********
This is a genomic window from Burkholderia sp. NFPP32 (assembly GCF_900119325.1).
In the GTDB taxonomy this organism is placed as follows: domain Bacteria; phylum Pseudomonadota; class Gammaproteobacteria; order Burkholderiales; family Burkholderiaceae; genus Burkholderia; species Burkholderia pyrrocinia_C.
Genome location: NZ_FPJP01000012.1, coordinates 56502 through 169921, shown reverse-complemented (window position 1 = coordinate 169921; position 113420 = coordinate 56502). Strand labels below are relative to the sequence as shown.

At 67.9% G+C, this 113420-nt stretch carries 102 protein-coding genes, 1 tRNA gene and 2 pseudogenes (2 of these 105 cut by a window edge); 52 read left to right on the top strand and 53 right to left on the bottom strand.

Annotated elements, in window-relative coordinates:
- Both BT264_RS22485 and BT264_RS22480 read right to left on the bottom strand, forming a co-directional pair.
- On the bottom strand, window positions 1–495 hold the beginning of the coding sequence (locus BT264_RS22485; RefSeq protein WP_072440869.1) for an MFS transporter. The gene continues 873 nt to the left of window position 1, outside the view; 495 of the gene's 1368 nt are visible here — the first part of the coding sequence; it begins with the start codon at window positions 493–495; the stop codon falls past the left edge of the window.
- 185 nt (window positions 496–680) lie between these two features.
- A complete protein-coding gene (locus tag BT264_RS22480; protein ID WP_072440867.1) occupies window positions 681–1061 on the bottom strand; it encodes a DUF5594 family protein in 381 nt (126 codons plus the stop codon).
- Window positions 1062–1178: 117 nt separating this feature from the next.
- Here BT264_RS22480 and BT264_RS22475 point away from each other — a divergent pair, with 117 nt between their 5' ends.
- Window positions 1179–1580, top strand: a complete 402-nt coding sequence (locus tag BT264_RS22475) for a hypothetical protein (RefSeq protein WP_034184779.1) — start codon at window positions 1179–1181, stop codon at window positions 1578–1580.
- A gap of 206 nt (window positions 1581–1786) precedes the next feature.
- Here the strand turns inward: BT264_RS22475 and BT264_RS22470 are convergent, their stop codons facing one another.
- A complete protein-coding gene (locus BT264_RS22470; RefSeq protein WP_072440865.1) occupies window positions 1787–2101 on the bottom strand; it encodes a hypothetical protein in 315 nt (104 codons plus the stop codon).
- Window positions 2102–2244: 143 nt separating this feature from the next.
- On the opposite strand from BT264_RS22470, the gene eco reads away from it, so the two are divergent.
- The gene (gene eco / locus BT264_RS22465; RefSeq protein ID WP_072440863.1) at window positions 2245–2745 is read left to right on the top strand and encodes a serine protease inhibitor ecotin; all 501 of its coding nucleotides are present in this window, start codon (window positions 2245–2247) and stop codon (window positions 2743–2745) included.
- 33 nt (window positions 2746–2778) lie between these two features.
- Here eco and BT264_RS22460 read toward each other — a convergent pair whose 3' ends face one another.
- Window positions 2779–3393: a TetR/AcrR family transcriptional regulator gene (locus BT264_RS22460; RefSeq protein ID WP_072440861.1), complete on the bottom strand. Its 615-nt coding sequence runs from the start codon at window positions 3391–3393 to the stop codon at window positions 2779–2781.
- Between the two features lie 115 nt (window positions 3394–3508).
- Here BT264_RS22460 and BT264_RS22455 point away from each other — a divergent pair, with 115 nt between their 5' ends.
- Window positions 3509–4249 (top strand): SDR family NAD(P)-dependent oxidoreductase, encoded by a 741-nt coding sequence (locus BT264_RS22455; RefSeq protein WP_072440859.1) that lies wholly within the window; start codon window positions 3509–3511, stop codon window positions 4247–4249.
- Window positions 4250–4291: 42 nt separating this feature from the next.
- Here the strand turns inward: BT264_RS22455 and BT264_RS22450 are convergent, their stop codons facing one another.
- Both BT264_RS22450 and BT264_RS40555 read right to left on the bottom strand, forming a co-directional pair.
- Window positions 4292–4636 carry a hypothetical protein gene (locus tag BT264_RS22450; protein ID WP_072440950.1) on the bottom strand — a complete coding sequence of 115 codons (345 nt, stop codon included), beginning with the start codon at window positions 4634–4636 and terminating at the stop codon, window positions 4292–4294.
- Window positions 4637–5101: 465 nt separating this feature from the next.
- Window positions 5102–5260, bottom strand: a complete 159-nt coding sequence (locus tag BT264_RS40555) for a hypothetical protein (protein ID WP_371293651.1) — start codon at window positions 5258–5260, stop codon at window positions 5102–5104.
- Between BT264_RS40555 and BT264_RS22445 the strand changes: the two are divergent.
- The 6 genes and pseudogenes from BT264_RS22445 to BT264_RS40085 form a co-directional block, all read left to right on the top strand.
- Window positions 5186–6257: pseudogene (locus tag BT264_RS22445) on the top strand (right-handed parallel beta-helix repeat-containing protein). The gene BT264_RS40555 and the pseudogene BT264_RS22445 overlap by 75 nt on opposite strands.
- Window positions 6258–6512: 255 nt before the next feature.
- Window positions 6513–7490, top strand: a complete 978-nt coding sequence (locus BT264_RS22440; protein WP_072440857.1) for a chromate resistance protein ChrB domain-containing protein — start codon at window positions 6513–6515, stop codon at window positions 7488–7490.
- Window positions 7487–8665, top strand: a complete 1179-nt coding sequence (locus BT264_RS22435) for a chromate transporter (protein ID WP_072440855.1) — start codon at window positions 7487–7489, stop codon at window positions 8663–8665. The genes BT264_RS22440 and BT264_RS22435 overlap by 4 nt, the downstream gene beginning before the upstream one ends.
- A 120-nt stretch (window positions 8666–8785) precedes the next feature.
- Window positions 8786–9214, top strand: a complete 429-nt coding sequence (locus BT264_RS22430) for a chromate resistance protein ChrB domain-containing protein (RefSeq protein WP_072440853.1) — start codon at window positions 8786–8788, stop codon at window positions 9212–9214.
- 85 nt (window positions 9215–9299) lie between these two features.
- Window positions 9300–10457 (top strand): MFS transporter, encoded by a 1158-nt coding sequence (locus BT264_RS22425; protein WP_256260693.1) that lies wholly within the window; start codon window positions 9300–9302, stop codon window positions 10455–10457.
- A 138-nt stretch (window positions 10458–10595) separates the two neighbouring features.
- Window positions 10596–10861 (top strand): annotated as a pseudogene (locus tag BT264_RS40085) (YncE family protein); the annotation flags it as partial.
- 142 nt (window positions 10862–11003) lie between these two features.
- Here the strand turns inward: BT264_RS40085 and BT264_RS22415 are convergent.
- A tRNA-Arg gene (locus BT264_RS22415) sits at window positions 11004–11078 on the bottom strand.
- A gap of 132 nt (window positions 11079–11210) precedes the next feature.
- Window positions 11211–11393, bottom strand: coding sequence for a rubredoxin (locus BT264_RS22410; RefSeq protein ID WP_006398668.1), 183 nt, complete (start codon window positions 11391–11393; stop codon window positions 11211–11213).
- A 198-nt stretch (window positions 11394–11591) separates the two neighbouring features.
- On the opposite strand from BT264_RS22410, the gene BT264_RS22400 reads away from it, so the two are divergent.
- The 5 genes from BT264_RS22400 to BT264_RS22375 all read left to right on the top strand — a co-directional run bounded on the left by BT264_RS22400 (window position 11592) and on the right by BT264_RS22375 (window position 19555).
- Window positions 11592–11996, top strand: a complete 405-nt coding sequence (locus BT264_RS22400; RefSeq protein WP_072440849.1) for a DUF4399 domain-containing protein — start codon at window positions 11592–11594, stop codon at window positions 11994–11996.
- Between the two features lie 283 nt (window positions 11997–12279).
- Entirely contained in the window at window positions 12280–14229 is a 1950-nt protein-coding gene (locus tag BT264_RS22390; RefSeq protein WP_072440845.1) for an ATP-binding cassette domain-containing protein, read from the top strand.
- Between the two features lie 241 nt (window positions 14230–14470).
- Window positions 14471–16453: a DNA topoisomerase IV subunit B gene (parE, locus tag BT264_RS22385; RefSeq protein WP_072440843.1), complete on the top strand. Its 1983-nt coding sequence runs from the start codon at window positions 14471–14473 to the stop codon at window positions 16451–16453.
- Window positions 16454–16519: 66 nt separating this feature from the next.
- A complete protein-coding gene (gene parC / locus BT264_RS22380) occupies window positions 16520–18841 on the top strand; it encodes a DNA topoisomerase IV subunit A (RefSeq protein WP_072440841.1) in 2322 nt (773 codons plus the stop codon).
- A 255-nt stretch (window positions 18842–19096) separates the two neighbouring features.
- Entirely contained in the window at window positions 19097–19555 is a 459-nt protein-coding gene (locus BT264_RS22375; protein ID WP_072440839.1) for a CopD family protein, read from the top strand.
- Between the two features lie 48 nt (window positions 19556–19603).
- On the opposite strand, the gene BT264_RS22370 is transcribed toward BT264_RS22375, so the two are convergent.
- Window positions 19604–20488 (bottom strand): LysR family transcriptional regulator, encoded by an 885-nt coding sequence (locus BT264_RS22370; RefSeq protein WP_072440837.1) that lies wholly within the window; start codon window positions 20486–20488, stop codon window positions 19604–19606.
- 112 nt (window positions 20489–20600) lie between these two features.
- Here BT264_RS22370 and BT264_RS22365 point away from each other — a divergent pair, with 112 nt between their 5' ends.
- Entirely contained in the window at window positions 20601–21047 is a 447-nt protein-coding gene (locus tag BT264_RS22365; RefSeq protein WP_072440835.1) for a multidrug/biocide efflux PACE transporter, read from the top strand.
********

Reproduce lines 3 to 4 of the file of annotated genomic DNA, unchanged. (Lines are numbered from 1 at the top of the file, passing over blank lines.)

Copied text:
Genome location: NZ_FPJP01000012.1, coordinates 56502 through 169921, shown reverse-complemented (window position 1 = coordinate 169921; position 113420 = coordinate 56502). Strand labels below are relative to the sequence as shown.

At 67.9% G+C, this 113420-nt stretch carries 102 protein-coding genes, 1 tRNA gene and 2 pseudogenes (2 of these 105 cut by a window edge); 52 read left to right on the top strand and 53 right to left on the bottom strand.